FEB 2014

EyeWorld is the official news magazine of the American Society of Cataract & Refractive Surgery.

Issue link: https://digital.eyeworld.org/i/274531

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Page 42 of 114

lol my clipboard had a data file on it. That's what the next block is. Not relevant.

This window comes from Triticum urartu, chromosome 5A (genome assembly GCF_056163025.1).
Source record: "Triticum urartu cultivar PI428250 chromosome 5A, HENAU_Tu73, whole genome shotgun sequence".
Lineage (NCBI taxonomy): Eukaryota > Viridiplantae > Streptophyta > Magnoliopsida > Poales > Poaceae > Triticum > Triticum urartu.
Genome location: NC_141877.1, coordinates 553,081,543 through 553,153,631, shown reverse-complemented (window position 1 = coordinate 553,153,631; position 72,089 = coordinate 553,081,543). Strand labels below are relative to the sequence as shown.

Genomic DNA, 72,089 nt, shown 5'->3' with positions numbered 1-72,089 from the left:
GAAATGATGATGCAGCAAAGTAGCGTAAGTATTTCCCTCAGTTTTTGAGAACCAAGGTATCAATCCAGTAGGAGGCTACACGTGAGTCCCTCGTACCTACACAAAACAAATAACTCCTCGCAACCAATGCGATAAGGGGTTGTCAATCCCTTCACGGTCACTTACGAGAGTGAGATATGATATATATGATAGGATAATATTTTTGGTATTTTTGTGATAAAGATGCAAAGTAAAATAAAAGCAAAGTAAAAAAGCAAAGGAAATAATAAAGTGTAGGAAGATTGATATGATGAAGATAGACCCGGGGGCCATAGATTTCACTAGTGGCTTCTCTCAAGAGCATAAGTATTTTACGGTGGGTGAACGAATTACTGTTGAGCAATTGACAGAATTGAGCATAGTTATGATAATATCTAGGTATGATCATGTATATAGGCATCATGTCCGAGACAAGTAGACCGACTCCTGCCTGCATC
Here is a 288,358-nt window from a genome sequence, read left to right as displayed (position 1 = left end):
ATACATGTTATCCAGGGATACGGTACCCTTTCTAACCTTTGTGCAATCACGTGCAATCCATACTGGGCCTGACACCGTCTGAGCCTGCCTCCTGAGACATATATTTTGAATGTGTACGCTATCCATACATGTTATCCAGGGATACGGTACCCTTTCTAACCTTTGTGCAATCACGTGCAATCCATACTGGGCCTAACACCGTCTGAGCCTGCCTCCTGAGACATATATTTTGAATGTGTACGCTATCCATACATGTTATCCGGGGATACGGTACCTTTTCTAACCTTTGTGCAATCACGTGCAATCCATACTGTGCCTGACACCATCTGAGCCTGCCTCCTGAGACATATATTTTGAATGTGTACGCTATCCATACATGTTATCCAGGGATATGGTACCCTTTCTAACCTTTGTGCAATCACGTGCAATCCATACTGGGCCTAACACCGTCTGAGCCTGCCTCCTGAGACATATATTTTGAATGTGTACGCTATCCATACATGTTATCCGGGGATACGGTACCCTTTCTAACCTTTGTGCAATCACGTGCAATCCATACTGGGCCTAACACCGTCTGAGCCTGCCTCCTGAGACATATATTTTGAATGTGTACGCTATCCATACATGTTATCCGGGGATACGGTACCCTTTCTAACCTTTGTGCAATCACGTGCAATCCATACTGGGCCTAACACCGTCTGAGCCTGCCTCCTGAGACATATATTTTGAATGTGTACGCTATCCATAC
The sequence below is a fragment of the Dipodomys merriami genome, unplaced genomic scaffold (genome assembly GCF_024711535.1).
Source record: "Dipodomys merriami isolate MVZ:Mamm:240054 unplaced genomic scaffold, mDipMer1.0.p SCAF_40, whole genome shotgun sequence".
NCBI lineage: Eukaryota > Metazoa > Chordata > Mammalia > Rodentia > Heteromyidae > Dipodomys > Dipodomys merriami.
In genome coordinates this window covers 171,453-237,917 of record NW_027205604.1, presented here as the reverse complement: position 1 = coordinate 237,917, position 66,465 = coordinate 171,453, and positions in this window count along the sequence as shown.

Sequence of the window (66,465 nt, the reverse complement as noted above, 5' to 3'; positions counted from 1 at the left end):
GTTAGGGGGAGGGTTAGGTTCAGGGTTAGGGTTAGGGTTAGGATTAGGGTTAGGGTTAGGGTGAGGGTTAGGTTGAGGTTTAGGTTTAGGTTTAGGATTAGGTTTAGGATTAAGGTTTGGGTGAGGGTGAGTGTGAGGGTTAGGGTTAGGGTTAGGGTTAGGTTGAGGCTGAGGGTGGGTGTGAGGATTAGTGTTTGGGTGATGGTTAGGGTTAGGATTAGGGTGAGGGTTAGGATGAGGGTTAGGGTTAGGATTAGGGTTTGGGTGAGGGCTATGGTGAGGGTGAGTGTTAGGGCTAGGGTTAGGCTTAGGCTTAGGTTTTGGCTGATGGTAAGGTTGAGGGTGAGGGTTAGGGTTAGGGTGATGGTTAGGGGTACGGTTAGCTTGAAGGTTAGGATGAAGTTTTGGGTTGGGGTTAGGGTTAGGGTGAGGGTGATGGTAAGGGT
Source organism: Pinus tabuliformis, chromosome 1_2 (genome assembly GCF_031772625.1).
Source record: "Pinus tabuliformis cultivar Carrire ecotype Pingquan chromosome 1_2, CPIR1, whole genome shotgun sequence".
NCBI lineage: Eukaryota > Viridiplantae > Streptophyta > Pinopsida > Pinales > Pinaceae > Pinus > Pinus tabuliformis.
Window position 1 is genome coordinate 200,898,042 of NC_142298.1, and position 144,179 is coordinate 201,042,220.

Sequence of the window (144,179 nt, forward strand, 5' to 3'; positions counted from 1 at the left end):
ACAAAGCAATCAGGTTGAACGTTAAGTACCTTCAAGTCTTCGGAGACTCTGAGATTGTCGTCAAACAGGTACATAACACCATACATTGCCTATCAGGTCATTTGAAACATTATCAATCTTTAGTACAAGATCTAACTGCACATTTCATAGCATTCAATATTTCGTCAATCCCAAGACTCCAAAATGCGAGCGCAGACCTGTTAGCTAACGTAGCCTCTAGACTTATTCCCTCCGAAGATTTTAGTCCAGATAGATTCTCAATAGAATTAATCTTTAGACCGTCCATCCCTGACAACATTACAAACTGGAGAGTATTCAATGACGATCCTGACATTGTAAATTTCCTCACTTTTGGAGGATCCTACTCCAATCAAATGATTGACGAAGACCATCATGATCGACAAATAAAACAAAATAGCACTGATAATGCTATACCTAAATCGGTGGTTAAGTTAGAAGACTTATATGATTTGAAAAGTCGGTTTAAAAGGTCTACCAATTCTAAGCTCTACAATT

E W CATARACT 40 February 2014 by George H.H. Beiko, BM, BCh, FRCS(C) Impact of lens design and materials on cataract surgery outcomes S ynergy is the value and performance of any ele- m ents which, when com- bined, are greater than the sum of the separate indi- vidual parts. Achieving optical syn- ergy in visual outcomes following cataract surgery is accomplished by selecting a high performance lens design produced with proven, high caliber materials. Proper lens selec- t ion has been shown to improve spherical aberration correction, chromatic aberration correction, light transmission, material clarity, as well as limit lens epithelial cell (LEC) migration. While each of these attributes provides an individ- ual enhancement, the total benefit of these combined attributes creates a significant visual improvement. Spherical and chromatic aberration Zero spherical aberration and cor- rected chromatic aberration lay the foundation for sharp, clear cataract surgery outcomes. Spherical aberra- tion increases with age, causing a decrease in contrast sensitivity. Targeting zero spherical aberration is the means to achieve maximum contrast sensitivity. Selection of an IOL with a prolate profile, which is intended to compensate for the positive aberration of the cornea and results in negative spherical aberra- tion, improves the contract sensitiv- ity under both mesopic and photopic conditions. 1 Chromatic aberration is the uneven focusing of an optical system that causes the different wavelengths in white light to have different focal points. 2 Chromatic aberration of optical materials can be expressed by Abbe number. A higher Abbe number is associated with less chromatic aberration and sharper focus for better optical per- formance. 3,4 Selecting lens materials with low Abbe numbers and high chromatic aberration negatively im- pacts contrast sensitivity, producing a lower image quality. 3 The beneļ¬ts of blue light Blue blocking IOLs were developed before we understood how healthy levels of blue light affect overall health. Today, there is increasing ev- idence that blocking blue light does not provide any proven benefit, and multiple peer-reviewed studies have failed to find a link between age-re- lated macular degeneration (AMD) and blue light exposure. 3 In the eld- erly, pupillary miosis and yellowing of the crystalline lens limit the amount of blue light exposure, lead- ing to less melatonin suppression and circadian dysfunction. Cataract surgery could be a viable option to restore vision, overall circadian health, and improve mental health. Scotopic vision declines with age, even in healthy eyes without cataract or retinal disease. 5 Driving, mobility, and peripheral vision prob- lems have all been associated with reduced scotopic vision. 6 An IOL permitting a healthy level of blue light transmission has been shown to contribute to optimal scotopic vision. Blue light provides 35% of scotopic sensitivity, 5 while blue blocking IOLs reduce scotopic sensi- tivity up to 21%, 5 thus exacerbating the symptoms of circadian dysfunc- tion such as insomnia, depression, and memory problems. Blue light is essential for healthy circadian rhythms, 5 the normal 24- hour cyclic activities in the body that affect sleep pattern, mood, memory, alertness, and systemic health. Multiple studies indicate cataract surgery with a UV-only blocking IOL decreases insomnia and sleepiness. 7,8 Blue light aids in the regulation of melatonin levels and enhances alertness, even in blind people. 9 The sensitive retinal ganglion cells provide photic input to the suprachiasmatic nuclei, the human body's master pacemaker and clock, which influences circa- dian rhythms. Blue light suppression of melatonin during the day pro- motes wakefulness; conversely, max- imal secretion of melatonin at night promotes a good night's sleep. Blue light has been shown to improve mental and memory func- tion. The photoreceptive retinal ganglion cells also play a role in distinguishing patterns or tracking overall brightness levels. These cells seem to enable ambient light to in- fluence cognitive processes such as learning and memory. 10 Individuals exposed to blue light demonstrated faster reaction times and fewer at- tention lapses than those who were exposed to green light when they were asked to report when they heard a sound. 11 Selecting a lens that permits healthy levels of blue light while of- fering protection from harmful UV rays may offer a variety of benefits contributing to the overall well being and health of cataract surgery patients. Lens designs and materials The biomaterial composition and design of the IOL influences the clinical outcomes of cataract surgery, and several studies have been con- ducted comparing hydrophilic and hydrophobic IOLs. A higher inci- dence of opacification or discol- o ration of the optic component, both superficially and within the substances of the lenses, has been shown with hydrophilic IOLs in clinical studies. 12 In particular, this type of complication has been seen following lamellar and full thickness corneal transplant surgery, usually appearing three to 51 months after i mplant. The common factor in corneal surgery seems to be the injection of air into the anterior chamber. 13 Studies conducted on rabbits indicate distinct calcium and phos- phorus peaks, as well as surface delamination and pitting for the hydrophilic acrylic IOLs, but not for hydrophobic acrylic or silicone IOLs. 14 Additionally, patients who re- ceived a hydrophobic IOL with a sharp posterior optic edge required half the number of capsulotomies five years after implantation com- pared to patients with a hydrophilic lens. 15 Within the realm of hydropho- bic lens options, caution should be exercised to select a lens manufac- tured of materials resistant to capsu- lar opacification. Disabling glare symptoms resulting from glistening and whitening have been shown to occur in certain hydrophobic acrylic lenses. These glistenings, or white spots, are distributed throughout the IOL and are responsible for forward light scattering onto the retina. 16 This light scattering continuously increases postoperatively and is a risk factor for decreased visual func- tion. 17 Complaints include hazy vi- sion, increased glare hindrance, loss of contrast and color, halos around bright lights, and difficulties with against-the-light face recognition. Patients are also more likely to ex- hibit nighttime driving avoidance. Conclusion The selection of a lens, beyond power and type, has a significant impact on both surgeon and patient Analyzing the spectrum of light used for scotopic vision shows that blue light provides 35% of scotopic sensitivity. Source: George H.H. Beiko, BM, BCh, FRCS(C) continued on page 42 38-45 Cataract_EW February 2014-DL2_Layout 1 1/30/14 10:18 AM Page 40